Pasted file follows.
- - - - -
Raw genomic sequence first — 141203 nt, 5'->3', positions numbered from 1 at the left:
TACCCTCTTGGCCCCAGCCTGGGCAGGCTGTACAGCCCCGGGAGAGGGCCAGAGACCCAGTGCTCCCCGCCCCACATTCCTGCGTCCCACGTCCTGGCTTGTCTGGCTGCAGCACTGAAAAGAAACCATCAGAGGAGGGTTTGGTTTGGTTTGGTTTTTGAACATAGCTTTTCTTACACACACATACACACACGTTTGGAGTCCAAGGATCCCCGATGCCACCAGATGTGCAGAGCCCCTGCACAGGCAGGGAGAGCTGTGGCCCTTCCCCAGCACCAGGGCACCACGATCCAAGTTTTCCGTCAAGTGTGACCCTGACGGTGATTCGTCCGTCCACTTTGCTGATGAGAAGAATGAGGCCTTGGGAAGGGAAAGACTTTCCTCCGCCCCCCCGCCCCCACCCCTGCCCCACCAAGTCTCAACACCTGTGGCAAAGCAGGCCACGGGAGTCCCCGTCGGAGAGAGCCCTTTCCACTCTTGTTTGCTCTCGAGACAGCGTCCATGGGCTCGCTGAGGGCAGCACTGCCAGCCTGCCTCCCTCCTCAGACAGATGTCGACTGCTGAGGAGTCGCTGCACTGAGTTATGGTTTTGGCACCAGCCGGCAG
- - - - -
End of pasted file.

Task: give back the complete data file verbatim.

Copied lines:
Raw genomic sequence first — 141203 nt, 5'->3', positions numbered from 1 at the left:
TACCCTCTTGGCCCCAGCCTGGGCAGGCTGTACAGCCCCGGGAGAGGGCCAGAGACCCAGTGCTCCCCGCCCCACATTCCTGCGTCCCACGTCCTGGCTTGTCTGGCTGCAGCACTGAAAAGAAACCATCAGAGGAGGGTTTGGTTTGGTTTGGTTTTTGAACATAGCTTTTCTTACACACACATACACACACGTTTGGAGTCCAAGGATCCCCGATGCCACCAGATGTGCAGAGCCCCTGCACAGGCAGGGAGAGCTGTGGCCCTTCCCCAGCACCAGGGCACCACGATCCAAGTTTTCCGTCAAGTGTGACCCTGACGGTGATTCGTCCGTCCACTTTGCTGATGAGAAGAATGAGGCCTTGGGAAGGGAAAGACTTTCCTCCGCCCCCCCGCCCCCACCCCTGCCCCACCAAGTCTCAACACCTGTGGCAAAGCAGGCCACGGGAGTCCCCGTCGGAGAGAGCCCTTTCCACTCTTGTTTGCTCTCGAGACAGCGTCCATGGGCTCGCTGAGGGCAGCACTGCCAGCCTGCCTCCCTCCTCAGACAGATGTCGACTGCTGAGGAGTCGCTGCACTGAGTTATGGTTTTGGCACCAGCCGGCAG